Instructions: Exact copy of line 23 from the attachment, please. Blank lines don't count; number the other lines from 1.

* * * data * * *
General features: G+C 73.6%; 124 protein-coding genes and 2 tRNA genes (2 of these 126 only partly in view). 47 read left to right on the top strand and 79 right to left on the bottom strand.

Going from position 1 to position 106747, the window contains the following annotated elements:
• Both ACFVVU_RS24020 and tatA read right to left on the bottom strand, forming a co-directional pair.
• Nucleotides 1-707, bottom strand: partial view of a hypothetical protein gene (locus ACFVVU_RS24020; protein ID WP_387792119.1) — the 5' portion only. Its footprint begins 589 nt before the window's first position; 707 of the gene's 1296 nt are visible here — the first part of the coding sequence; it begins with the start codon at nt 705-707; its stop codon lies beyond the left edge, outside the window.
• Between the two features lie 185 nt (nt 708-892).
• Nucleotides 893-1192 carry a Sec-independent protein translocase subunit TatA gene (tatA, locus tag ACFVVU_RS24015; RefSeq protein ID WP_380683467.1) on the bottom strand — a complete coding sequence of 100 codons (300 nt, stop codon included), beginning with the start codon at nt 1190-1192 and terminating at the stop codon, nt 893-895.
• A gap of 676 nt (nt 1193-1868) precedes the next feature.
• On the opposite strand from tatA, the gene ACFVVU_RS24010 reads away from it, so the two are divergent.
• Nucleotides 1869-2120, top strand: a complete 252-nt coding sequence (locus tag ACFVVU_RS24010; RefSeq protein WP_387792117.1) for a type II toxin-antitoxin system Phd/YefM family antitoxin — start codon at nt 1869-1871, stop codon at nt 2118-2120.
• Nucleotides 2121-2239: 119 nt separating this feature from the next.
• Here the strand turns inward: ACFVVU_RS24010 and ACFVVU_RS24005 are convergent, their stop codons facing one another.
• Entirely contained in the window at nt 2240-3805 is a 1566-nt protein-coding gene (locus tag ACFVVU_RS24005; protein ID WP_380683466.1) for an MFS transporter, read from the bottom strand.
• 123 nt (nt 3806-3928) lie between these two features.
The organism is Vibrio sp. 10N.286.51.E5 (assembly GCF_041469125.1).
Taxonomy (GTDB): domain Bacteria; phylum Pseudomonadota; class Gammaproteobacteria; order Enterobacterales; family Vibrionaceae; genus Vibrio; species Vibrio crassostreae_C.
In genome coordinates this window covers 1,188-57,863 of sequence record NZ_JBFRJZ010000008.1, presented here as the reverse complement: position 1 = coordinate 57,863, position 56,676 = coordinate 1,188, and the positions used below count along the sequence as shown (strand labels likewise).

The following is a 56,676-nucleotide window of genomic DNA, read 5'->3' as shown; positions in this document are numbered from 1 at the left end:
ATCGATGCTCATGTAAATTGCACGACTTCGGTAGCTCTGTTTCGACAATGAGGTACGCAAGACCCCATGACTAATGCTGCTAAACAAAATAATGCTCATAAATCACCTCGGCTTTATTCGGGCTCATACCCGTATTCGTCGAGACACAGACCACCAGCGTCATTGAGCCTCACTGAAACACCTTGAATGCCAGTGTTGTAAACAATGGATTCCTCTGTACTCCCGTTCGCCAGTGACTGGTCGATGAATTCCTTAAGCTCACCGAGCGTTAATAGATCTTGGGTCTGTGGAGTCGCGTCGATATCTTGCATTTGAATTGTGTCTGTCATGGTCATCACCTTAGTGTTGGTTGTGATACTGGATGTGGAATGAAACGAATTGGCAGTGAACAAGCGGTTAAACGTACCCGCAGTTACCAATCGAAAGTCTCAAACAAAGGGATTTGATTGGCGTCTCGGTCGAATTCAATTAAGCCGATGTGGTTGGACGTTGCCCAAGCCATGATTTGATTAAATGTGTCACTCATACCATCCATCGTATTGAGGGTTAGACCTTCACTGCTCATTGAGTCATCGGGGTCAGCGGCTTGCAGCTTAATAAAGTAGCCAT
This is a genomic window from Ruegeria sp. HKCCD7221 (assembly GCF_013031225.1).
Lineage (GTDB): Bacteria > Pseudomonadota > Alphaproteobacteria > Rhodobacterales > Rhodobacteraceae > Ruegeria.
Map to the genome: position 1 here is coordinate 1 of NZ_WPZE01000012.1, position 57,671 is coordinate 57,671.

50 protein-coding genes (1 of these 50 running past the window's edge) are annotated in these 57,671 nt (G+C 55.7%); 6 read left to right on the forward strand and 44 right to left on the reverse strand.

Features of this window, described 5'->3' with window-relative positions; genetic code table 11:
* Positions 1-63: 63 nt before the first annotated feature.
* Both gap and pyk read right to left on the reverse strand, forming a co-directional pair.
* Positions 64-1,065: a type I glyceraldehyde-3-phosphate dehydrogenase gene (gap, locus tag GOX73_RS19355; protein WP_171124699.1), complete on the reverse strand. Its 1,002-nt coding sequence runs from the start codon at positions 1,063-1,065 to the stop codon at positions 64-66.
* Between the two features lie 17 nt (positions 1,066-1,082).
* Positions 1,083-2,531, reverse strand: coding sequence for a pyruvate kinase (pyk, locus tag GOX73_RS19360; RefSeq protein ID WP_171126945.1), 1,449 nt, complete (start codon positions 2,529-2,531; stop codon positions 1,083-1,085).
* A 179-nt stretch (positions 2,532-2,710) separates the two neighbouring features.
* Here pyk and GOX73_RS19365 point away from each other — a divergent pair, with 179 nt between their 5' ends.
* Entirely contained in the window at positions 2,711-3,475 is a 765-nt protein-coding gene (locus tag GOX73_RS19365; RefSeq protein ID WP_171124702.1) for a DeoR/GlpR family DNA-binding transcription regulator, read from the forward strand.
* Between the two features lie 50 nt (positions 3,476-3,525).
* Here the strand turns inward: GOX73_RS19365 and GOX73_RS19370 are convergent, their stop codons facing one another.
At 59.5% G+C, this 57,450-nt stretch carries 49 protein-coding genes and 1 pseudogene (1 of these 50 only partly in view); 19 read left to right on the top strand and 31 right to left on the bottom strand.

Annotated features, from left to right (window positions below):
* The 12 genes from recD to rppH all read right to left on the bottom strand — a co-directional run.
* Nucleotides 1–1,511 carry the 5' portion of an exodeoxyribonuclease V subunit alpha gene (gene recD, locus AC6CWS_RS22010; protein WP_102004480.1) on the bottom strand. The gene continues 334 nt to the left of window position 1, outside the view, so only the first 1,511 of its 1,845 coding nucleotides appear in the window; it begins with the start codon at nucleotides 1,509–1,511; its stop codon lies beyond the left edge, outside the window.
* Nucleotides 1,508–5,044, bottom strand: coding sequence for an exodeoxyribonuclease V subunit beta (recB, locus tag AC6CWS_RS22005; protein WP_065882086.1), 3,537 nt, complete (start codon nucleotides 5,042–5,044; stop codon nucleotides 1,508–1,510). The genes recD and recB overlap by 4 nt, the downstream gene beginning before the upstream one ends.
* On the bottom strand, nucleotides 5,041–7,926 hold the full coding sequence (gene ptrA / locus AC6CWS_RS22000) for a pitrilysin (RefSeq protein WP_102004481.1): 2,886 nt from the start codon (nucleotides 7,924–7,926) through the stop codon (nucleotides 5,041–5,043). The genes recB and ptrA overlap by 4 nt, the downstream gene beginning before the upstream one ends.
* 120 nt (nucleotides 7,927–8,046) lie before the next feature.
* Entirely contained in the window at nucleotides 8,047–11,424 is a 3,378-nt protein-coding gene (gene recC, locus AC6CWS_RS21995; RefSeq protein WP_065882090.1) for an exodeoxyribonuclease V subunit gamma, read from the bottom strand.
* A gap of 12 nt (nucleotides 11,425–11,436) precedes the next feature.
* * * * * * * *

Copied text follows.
Features of this window, described 5'->3' with window-relative positions; genetic code table 11: